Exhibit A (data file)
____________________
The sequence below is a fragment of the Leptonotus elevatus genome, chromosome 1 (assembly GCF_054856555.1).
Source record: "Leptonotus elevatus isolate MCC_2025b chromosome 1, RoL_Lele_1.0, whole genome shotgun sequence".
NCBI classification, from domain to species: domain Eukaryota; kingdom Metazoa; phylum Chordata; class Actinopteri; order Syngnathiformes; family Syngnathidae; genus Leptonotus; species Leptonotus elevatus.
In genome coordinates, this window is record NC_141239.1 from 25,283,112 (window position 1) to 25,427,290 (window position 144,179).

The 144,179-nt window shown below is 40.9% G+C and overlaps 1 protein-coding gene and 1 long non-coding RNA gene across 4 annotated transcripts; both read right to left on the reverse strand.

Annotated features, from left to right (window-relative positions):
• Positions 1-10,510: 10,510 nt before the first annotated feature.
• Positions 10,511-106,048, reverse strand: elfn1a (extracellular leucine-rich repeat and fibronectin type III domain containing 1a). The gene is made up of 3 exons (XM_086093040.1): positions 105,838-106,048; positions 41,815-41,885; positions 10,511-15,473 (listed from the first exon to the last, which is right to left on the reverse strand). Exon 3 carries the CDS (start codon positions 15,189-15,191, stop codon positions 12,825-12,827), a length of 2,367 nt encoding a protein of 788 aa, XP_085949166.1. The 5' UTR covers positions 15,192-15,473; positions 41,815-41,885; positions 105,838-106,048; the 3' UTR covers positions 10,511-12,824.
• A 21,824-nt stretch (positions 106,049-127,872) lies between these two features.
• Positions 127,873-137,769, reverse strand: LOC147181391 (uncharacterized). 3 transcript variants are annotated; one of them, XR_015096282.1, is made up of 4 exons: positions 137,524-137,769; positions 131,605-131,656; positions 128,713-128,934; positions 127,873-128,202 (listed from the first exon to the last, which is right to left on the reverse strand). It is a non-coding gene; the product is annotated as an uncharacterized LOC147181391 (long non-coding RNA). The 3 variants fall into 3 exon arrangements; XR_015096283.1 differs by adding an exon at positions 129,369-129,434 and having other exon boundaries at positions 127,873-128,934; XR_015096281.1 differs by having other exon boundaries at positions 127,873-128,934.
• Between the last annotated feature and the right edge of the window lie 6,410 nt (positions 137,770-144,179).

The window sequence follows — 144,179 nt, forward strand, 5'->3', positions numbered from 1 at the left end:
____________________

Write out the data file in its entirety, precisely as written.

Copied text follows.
The sequence below is a fragment of the Leptonotus elevatus genome, chromosome 1 (assembly GCF_054856555.1).
Source record: "Leptonotus elevatus isolate MCC_2025b chromosome 1, RoL_Lele_1.0, whole genome shotgun sequence".
NCBI classification, from domain to species: domain Eukaryota; kingdom Metazoa; phylum Chordata; class Actinopteri; order Syngnathiformes; family Syngnathidae; genus Leptonotus; species Leptonotus elevatus.
In genome coordinates, this window is record NC_141239.1 from 25,283,112 (window position 1) to 25,427,290 (window position 144,179).

The 144,179-nt window shown below is 40.9% G+C and overlaps 1 protein-coding gene and 1 long non-coding RNA gene across 4 annotated transcripts; both read right to left on the reverse strand.

Annotated features, from left to right (window-relative positions):
• Positions 1-10,510: 10,510 nt before the first annotated feature.
• Positions 10,511-106,048, reverse strand: elfn1a (extracellular leucine-rich repeat and fibronectin type III domain containing 1a). The gene is made up of 3 exons (XM_086093040.1): positions 105,838-106,048; positions 41,815-41,885; positions 10,511-15,473 (listed from the first exon to the last, which is right to left on the reverse strand). Exon 3 carries the CDS (start codon positions 15,189-15,191, stop codon positions 12,825-12,827), a length of 2,367 nt encoding a protein of 788 aa, XP_085949166.1. The 5' UTR covers positions 15,192-15,473; positions 41,815-41,885; positions 105,838-106,048; the 3' UTR covers positions 10,511-12,824.
• A 21,824-nt stretch (positions 106,049-127,872) lies between these two features.
• Positions 127,873-137,769, reverse strand: LOC147181391 (uncharacterized). 3 transcript variants are annotated; one of them, XR_015096282.1, is made up of 4 exons: positions 137,524-137,769; positions 131,605-131,656; positions 128,713-128,934; positions 127,873-128,202 (listed from the first exon to the last, which is right to left on the reverse strand). It is a non-coding gene; the product is annotated as an uncharacterized LOC147181391 (long non-coding RNA). The 3 variants fall into 3 exon arrangements; XR_015096283.1 differs by adding an exon at positions 129,369-129,434 and having other exon boundaries at positions 127,873-128,934; XR_015096281.1 differs by having other exon boundaries at positions 127,873-128,934.
• Between the last annotated feature and the right edge of the window lie 6,410 nt (positions 137,770-144,179).

The window sequence follows — 144,179 nt, forward strand, 5'->3', positions numbered from 1 at the left end: